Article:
For the ongoing success and growth of your allyship training program, it’s important to take stock of how effective the content is and employee sentiment toward allyship and DEI more generally.

Use employee engagement software to survey participants before and after the training to understand the impact it had on their familiarity with allyship topics. Additionally, ask employees what they liked or didn’t like and what they would like to see more of in the future.

Seeking out this kind of feedback will allow you to appropriately tweak your allyship training program over time.

Learn how to measure success: DEI Metrics: The Key to Building an Effective DEI Program

Benefits of allyship training

Allyship training benefits allies, marginalized groups of employees, business leaders, customers, and the organization as a whole. Here are just a handful of the benefits you can expect after starting an allyship training program for your company:

  • New space is created for uncomfortable conversations, allowing people to confront and use their privilege effectively.
  • Employees know practical ways to speak out and take action when they notice problems in the workplace.
  • Underrepresented employees can access a network of support.
  • All employees learn how to recognize and address unconscious bias and microaggressions.
  • Teams across the organization can engage in an open dialogue, which is especially helpful as cultural norms change; employees will be prepared to discuss what these changes mean for themselves and their colleagues.
  • Employee engagement improves in the organization, giving underrepresented employees more opportunities to grow and speak.
  • A stronger culture of empathy develops both internally and externally.

Allyship training FAQs

What is allyship in the workplace?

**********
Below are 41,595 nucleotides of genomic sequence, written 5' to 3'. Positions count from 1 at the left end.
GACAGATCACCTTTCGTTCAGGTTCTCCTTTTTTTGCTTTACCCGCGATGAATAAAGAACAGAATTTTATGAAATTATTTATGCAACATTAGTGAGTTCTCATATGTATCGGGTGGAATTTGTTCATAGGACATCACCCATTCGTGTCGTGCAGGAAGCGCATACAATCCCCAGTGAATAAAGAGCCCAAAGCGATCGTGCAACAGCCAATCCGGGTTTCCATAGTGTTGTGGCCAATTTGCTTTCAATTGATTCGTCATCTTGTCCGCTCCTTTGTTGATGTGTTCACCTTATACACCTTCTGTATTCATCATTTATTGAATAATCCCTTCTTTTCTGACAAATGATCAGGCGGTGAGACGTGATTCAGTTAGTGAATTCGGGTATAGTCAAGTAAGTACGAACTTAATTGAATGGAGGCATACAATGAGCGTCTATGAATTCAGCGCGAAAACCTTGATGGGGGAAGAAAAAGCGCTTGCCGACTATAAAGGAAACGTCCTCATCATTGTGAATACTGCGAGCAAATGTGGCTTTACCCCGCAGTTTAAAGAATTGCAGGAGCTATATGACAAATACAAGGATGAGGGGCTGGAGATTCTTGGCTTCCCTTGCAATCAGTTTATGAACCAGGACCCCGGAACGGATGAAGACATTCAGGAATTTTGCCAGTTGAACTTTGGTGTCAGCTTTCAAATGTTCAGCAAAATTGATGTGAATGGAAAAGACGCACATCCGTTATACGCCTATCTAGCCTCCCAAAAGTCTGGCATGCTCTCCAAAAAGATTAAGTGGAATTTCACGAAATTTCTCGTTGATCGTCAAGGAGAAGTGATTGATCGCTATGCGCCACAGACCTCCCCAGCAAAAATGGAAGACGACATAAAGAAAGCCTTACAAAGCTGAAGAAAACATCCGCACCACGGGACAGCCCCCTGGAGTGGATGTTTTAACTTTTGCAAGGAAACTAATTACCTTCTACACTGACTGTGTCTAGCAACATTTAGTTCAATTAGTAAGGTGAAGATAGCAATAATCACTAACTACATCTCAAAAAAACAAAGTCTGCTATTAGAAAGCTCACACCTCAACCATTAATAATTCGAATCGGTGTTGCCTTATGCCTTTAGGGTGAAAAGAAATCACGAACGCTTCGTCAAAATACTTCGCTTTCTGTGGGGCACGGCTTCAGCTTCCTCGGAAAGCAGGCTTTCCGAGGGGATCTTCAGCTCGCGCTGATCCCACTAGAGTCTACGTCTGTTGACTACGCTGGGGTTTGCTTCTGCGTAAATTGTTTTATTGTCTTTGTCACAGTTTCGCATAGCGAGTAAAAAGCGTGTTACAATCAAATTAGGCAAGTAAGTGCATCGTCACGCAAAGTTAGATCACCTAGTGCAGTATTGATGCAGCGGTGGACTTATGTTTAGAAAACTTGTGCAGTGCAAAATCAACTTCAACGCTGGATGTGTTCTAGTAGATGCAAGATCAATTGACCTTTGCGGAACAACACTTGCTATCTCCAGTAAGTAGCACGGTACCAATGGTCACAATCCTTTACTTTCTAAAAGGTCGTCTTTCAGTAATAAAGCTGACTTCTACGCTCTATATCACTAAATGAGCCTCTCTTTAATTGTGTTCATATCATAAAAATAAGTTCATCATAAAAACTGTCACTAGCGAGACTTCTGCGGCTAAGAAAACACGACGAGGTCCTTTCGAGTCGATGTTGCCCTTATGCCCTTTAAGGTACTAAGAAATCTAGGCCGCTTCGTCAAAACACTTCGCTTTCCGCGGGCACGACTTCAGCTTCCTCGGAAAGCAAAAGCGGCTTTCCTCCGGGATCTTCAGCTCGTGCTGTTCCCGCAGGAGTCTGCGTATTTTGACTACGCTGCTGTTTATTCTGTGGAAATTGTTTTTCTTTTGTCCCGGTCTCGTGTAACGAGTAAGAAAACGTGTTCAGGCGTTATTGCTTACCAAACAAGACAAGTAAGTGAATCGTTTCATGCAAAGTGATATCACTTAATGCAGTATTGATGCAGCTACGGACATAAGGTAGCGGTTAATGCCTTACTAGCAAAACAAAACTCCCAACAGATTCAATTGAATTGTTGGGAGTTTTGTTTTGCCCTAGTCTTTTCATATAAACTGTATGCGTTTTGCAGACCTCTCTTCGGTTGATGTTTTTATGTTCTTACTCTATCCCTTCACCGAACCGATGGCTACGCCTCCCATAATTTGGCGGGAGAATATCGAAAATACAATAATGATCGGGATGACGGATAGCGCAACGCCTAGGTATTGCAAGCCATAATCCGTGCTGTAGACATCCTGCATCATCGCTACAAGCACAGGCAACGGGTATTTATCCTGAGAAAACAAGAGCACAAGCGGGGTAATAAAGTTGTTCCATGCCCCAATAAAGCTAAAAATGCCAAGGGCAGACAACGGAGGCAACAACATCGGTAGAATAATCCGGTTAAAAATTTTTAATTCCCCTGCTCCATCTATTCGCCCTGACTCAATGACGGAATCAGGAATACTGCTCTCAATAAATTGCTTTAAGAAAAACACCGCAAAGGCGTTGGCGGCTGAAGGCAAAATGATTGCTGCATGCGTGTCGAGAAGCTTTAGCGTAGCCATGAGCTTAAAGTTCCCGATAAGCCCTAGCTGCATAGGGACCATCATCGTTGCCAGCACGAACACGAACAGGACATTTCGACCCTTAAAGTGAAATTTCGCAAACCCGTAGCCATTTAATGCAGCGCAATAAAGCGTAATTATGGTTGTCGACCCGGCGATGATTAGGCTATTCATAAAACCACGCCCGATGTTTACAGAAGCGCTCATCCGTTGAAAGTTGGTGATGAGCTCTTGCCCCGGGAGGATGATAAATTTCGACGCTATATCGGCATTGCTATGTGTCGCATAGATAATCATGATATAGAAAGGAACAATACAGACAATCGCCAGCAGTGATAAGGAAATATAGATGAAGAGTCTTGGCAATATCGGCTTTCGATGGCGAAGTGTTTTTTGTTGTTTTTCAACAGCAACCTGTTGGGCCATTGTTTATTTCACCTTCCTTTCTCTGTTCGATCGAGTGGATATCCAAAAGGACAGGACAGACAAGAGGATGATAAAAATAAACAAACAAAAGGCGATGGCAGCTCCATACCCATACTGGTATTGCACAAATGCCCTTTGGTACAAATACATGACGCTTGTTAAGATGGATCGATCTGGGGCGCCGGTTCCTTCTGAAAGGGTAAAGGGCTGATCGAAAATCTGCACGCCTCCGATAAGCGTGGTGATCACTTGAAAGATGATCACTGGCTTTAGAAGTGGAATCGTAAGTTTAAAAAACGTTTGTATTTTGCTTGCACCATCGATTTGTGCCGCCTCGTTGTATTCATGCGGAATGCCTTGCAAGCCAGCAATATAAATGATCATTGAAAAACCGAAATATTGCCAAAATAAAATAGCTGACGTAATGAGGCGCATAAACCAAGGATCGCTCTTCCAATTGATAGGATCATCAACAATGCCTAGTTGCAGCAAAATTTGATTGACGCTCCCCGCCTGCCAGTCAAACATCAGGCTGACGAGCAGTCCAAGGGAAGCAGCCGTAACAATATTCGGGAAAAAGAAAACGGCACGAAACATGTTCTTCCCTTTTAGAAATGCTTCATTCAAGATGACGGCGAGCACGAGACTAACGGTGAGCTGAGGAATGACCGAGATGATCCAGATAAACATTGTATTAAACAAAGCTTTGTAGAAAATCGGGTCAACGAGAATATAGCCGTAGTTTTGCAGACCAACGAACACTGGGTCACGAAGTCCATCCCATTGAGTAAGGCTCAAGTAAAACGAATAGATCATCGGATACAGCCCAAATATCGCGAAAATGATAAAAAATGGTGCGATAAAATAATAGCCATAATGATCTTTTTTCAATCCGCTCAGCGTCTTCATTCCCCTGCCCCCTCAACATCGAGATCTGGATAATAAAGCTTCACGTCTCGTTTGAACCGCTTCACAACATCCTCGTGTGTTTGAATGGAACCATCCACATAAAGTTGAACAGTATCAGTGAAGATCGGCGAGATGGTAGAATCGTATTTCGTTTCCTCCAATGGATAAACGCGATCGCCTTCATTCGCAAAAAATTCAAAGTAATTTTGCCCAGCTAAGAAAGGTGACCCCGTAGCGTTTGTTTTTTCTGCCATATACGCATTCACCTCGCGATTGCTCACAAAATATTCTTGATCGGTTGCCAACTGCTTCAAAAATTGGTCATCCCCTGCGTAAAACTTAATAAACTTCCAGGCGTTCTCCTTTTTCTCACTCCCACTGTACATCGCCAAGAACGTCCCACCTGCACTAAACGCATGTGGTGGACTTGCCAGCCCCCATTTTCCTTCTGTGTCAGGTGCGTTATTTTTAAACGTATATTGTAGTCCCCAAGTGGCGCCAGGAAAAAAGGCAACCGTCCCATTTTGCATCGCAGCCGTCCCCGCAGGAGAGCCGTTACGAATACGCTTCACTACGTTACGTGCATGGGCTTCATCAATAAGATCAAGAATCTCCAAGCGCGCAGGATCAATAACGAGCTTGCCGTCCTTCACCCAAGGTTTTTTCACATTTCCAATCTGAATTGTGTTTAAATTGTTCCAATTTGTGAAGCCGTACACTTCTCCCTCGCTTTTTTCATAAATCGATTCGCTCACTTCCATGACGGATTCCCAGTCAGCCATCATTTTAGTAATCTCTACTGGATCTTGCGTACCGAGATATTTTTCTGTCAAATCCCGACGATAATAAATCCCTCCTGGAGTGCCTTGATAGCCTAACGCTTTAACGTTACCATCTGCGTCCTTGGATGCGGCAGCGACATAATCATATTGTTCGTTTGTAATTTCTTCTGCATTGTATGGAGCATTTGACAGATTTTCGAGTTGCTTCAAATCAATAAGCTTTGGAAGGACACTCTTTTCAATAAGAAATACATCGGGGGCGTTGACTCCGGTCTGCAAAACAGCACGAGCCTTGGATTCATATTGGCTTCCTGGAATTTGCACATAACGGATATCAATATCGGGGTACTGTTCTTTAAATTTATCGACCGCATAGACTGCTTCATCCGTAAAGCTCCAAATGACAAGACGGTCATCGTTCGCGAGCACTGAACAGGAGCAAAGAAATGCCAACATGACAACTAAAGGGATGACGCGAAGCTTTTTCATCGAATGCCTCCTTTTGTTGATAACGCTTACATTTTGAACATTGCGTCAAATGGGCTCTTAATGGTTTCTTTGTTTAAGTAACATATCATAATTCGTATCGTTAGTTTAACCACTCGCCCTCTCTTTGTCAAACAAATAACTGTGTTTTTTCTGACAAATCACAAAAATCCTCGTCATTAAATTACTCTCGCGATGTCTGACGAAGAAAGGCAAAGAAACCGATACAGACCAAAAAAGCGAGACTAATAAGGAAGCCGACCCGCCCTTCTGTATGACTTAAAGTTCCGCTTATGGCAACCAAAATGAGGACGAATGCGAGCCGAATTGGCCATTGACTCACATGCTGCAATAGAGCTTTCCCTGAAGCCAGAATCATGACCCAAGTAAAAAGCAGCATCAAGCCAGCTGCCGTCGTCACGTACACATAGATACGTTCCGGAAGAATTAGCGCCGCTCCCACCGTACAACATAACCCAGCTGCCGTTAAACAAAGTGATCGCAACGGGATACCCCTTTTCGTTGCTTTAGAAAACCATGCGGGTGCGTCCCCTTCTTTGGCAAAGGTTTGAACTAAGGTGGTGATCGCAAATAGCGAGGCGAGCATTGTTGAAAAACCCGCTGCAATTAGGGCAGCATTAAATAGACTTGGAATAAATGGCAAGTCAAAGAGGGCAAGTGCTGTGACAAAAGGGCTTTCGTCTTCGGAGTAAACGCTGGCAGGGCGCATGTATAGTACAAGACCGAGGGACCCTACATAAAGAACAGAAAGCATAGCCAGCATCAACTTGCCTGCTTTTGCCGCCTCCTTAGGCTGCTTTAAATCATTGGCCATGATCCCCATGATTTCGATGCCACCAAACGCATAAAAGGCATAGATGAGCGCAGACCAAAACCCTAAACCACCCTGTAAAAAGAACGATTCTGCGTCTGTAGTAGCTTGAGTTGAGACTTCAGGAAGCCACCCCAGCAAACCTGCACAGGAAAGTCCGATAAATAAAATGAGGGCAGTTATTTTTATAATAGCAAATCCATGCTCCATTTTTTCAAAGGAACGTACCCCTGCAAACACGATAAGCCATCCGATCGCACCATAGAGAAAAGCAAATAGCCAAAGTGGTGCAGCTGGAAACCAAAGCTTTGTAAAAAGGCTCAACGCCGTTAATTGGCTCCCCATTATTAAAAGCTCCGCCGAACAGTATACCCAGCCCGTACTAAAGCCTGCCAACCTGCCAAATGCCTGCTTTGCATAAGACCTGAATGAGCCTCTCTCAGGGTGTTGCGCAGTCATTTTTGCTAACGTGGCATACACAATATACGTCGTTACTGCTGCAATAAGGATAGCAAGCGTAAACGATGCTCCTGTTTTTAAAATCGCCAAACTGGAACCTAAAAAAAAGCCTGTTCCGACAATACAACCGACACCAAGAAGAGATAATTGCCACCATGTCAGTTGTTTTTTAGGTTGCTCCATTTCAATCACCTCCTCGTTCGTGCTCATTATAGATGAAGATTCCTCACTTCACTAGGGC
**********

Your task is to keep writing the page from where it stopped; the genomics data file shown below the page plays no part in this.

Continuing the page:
In the workplace, allyship occurs when an employee uses their privilege and influence to support employees from marginalized communities. Allyship may involve listening to, supporting, encouraging, and/or advocating for colleagues from underrepresented backgrounds.

In many cases, allyship in the workplace requires allies to speak out when an injustice occurs and make sure employees of all identity backgrounds are considered for company recognition, promotions, raises, and other growth opportunities.

What are the objectives of allyship training?

Some of the most important objectives of allyship training are:

  • Raising awareness and empathy for people from marginalized backgrounds and the biases and stereotypes they face.
  • Increasing awareness of workplace inequities and microaggressions.
  • Building effective communication and collaboration skills that translate to working with people of various backgrounds.
  • Creating safe spaces for underrepresented employees to voice their opinions and ideas.
  • Giving allies the tools they need to take action when they see an opportunity to advocate for diversity, equity, and inclusion in the workplace.
  • Normalizing uncomfortable or difficult conversations among colleagues from all backgrounds.

Who is responsible for leading allyship training?

Allyship training is most often led by members of one of the following groups:

  • Human resources department.
  • Learning and development department or team.
  • DEI committee.

If your company does not have these departments or teams in place, consider one of these options:

  • Create an internal, cross-functional task force.
  • Hire a third-party consultant.
  • Select a company executive to lead allyship training.

Why is allyship training important?

Allyship training is important because it simultaneously supports and empowers both marginalized groups and privileged individuals who want to become allies. Marginalized employees will benefit from the growing number of thoughtful allies in the organization, while allies will benefit from scenario-based training and concrete examples of how they can take action to support their colleagues.